10. The average length of a marriage in the US is 19.9 years.

While the national average marriage length is just under 20 years, couples in Maine and West Virginia typically have the longest-lasting unions. The typical marriage in these lasts for 22.3 years.

11. The likelihood of divorce might be less than you think. 

The most common question surrounding divorce in the United States is: 

What percentage of marriages end in divorce?

Here’s the kicker:

Many people believe that this figure is around 50%. However, the actual percentage of marriages that end in divorce in the US varies between 40% and 50%. This means you are more likely to stay married than dissolve your marriage. Good news!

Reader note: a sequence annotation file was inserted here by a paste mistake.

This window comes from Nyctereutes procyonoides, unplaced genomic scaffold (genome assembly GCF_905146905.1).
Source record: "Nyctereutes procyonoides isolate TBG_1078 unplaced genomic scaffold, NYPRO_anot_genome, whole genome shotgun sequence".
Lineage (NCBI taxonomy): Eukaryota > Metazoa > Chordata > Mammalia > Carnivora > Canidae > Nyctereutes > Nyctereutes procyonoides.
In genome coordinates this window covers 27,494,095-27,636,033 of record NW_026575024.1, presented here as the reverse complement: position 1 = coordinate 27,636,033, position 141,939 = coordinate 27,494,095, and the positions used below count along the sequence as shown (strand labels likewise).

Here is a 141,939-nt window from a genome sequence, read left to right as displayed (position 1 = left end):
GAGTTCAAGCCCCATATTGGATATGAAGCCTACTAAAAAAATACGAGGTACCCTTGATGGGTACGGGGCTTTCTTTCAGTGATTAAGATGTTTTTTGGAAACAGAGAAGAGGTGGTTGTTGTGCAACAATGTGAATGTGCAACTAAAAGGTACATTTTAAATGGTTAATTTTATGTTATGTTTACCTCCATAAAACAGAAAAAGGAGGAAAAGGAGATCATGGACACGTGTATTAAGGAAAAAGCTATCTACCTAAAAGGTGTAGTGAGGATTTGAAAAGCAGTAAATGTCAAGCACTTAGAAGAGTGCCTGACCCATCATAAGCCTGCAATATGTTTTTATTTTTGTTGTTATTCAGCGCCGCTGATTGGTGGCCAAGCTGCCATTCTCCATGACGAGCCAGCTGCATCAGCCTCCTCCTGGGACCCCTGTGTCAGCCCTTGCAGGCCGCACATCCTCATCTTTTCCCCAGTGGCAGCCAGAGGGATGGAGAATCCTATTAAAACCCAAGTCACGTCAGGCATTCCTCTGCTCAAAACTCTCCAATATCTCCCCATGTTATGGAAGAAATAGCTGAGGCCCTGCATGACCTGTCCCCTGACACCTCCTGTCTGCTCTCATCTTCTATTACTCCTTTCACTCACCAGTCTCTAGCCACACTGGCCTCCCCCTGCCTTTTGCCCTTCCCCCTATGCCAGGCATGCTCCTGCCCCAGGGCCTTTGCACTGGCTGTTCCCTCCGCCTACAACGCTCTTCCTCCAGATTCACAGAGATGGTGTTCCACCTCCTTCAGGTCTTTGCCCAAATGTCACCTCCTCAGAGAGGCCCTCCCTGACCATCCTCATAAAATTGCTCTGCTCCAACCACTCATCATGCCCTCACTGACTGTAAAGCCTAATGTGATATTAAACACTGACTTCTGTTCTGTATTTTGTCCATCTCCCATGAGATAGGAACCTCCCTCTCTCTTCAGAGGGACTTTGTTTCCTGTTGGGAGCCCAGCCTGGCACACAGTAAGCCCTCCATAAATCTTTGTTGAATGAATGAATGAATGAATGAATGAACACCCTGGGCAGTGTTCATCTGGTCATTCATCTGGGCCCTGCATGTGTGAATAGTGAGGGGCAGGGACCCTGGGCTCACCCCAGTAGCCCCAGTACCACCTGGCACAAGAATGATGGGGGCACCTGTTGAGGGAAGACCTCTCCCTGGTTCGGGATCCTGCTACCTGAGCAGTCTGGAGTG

12. The divorce rate today is lower than a decade ago. 

The divorce rate in America in 2019 and 2020 was significantly lower than in 2009 and 2010. Despite a slight increase in 2010-11, the overall divorce rate has fallen throughout the last decade.

13. The national divorce rate for adults aged 25-39 is 24 per 1,000 persons.

For adults aged between 40-49 years of age, it’s 21 per 1,000 persons. In contrast, the divorce rate amongst adults aged 50+ years is 10 in 1,000 persons. When comparing divorce rates by age group, it’s clear that the older population tends to stick around much longer before choosing to leave an unhappy marriage, although this age group’s divorce rates have been on the uptake for the 25 years between 1990 and 2015. On the other hand, the same rates among the younger population have been declining.

14. The rate of divorce after 10 years is 48% for those who marry before the age of 18.